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City Watch: Austin adds 120-day notice requirement when renovations cause permanent resident displacement

Synopsis

The City of Austin recently amended an existing ordinance to require more notice when multifamily renovations will result in permanent resident displacement.


Key takeaways

  • The Austin City Council approved a new 120-day notice requirement when interior or exterior renovations would result in the permanent displacement of residents.
  • The new requirement took effect April 21 as it was posted and considered as an emergency item on the Council’s agenda.
  • The Austin Apartment Association is seeking clarification on some unanswered questions about the new requirement.  

On April 21, the Austin City Council amended the city’s existing Tenant Notification and Relocation Ordinance to require a 120-day notice to residents whenever the interior or exterior of any multifamily (MF) building (five or more units) is altered or repaired that would result in the permanent displacement of tenants. The requirement went into effect immediately as the council posted and considered it as an emergency item.

The intent of the ordinance is to prevent residents from being issued a Notice to Vacate (NTV) in order to begin renovations. The Texas Property Code already contains language to prevent this from happening.

The council stated that “numerous recent and ongoing incidents” involving apartment renovations have led to residents being permanently displaced, but only one situation was highlighted at the council meeting. Residents impacted by the highlighted situation, organized by the tenant advocacy group known as BASTA, reported displacement caused by onsite construction activities and the inability to find available housing nearby. All residents were on month-to-month leases and were given a NTV in accordance with the Texas Property Code.

Upon learning of the amendment, the Austin Apartment Association asked many questions and raised several concerns. AAA was told that that the new 120-day notice requirement would only be required if renovation or repairs to a unit require a demolition or building permit and result in permanent resident displacement.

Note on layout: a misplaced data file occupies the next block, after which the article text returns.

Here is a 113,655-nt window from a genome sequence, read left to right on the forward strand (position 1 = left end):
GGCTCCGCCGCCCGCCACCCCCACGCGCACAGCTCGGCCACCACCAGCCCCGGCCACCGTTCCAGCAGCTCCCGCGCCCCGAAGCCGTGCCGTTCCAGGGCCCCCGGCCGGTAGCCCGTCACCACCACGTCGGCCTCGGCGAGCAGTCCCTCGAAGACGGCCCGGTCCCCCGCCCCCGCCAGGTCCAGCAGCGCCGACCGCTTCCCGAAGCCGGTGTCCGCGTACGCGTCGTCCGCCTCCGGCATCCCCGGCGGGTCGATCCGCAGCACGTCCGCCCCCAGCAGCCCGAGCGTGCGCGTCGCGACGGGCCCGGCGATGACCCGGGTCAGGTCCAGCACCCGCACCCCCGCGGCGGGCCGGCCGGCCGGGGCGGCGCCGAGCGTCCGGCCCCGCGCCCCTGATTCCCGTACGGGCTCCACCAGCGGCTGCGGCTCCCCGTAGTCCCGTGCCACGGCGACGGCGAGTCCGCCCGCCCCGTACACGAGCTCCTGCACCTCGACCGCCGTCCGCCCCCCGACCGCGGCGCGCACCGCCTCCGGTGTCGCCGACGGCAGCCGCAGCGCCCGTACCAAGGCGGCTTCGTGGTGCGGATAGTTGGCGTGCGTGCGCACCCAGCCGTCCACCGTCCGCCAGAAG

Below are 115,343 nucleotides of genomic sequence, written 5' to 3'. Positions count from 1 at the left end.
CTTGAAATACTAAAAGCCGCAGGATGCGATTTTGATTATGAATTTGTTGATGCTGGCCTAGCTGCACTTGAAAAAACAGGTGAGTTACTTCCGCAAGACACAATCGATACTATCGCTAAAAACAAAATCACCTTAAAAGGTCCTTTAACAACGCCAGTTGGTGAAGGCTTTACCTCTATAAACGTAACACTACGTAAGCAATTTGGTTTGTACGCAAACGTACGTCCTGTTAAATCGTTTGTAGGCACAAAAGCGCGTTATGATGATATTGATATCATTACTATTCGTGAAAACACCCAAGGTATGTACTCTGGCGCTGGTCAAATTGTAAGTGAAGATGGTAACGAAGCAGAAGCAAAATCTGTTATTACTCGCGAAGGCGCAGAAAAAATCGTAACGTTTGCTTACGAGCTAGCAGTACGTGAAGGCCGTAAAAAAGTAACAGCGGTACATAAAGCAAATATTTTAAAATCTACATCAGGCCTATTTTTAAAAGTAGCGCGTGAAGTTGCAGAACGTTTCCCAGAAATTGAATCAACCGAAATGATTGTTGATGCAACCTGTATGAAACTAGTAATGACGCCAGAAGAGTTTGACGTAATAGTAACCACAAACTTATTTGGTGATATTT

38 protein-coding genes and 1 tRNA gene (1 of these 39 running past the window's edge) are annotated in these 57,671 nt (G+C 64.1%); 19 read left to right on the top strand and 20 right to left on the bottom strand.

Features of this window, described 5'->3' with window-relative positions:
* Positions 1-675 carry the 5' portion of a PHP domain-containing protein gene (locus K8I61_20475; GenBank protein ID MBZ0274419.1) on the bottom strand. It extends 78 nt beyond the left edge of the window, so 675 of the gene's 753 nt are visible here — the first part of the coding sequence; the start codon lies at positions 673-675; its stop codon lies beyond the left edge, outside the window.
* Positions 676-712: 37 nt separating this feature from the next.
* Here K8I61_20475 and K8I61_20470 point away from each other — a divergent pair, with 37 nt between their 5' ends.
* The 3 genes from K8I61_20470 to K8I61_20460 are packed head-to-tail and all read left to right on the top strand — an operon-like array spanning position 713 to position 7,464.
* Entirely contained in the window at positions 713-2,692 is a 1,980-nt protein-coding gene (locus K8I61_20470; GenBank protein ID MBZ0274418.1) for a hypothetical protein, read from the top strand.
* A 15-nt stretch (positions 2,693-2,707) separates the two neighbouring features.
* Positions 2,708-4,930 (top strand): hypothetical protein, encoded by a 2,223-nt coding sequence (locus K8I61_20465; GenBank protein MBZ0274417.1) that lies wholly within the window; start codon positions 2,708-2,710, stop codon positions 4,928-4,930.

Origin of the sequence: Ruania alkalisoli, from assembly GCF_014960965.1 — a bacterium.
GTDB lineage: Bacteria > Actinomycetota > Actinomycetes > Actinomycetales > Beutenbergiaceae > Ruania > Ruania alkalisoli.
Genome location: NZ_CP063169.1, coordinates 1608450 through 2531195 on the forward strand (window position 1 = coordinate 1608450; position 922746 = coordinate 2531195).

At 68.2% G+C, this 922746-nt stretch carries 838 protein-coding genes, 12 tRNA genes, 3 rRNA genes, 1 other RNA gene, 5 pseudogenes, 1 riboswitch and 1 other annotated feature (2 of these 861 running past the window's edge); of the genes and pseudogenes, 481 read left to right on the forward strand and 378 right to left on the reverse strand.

Since nearly all apartment renovations are performed when the unit becomes vacate after the resident’s lease has ended, the notice will not be required in most all circumstances. Building permits are not needed for common apartment unit renovations such as new flooring, appliances, cabinetry and appliances.

The new requirement does not apply when the needed repairs and renovations to an apartment unit(s) is caused by the resident or by “events beyond the control of owners” such as a fire or natural disaster. The notice is also not required when residents are provided other units onsite or when given temporary hotel accommodations to escape construction activities.

However, the exact application of this new requirement remains murky, and the city was not able to answer several key questions or give exact details prior to passage. Yet to be resolved are issues such as:

  • Will the notice be required if/when residents must be displaced to address a code violation or to remedy mold issues? How can a property meet code compliance deadlines if they have to give a 120-day notice?
  • If a resident is on a month-to-month lease arrangement, should he still receive a 120-day notice?
  • If non-permitted renovations to a unit begins, and additional work is needed that requires a building permit, will this be considered a violation of the Tenant Displacement Ordinance?

The City of Austin stated that answers to these questions, and others, are forthcoming. AAA members will soon be provided those answers and the opportunity for members to ask additional questions directly to city staff will be organized. For questions or more information contact paul@austinaptassoc.com

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